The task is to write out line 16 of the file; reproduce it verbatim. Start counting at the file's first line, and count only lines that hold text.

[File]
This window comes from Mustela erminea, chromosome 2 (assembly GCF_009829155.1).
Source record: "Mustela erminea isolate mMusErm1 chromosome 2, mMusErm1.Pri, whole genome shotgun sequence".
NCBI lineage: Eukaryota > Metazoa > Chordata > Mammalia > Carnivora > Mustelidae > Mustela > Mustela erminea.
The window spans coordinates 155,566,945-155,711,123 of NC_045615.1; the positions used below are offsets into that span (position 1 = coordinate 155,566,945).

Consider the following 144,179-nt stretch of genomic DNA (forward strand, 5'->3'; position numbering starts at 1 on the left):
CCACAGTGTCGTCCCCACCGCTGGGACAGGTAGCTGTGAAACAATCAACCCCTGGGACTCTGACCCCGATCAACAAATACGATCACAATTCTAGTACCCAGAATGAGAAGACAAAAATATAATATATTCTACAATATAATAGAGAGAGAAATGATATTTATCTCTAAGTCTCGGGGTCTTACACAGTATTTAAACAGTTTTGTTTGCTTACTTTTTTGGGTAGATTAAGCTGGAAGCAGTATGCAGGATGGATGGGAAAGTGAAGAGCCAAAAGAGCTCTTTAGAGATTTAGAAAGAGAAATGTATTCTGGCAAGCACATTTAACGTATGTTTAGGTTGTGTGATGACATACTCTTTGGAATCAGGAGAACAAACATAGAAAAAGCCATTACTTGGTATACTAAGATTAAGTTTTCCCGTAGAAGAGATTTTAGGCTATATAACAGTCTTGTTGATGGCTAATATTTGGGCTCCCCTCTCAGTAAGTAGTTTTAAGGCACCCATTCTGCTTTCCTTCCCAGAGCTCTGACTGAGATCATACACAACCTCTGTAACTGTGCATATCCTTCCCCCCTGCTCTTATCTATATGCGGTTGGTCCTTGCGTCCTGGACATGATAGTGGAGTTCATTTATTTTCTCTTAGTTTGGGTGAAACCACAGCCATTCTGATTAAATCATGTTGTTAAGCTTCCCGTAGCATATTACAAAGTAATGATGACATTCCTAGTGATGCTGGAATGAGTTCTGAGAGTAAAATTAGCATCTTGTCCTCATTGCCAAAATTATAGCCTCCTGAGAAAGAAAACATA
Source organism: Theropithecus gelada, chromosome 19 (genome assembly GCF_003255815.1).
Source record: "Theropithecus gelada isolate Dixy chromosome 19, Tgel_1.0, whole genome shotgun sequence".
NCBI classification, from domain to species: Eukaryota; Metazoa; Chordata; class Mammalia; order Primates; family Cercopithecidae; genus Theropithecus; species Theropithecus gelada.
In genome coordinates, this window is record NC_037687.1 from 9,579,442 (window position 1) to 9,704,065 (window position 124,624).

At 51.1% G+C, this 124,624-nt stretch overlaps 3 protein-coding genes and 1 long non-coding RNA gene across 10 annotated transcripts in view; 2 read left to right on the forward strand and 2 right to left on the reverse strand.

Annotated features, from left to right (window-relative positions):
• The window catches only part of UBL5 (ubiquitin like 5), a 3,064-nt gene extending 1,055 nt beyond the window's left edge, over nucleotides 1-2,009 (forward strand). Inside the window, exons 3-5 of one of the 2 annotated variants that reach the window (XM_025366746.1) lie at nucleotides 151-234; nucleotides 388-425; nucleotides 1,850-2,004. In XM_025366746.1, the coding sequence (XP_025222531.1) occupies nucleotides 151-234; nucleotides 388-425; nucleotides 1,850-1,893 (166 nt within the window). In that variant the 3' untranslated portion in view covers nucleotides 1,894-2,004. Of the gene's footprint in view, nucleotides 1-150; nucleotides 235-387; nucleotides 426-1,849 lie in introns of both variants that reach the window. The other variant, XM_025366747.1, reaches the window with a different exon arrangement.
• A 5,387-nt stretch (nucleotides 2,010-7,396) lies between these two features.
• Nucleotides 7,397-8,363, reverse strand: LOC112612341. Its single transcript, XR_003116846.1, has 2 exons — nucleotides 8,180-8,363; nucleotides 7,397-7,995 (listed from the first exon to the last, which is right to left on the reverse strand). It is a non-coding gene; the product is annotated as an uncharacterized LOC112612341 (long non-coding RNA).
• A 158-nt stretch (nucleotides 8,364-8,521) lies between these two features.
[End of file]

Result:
• A 158-nt stretch (nucleotides 8,364-8,521) lies between these two features.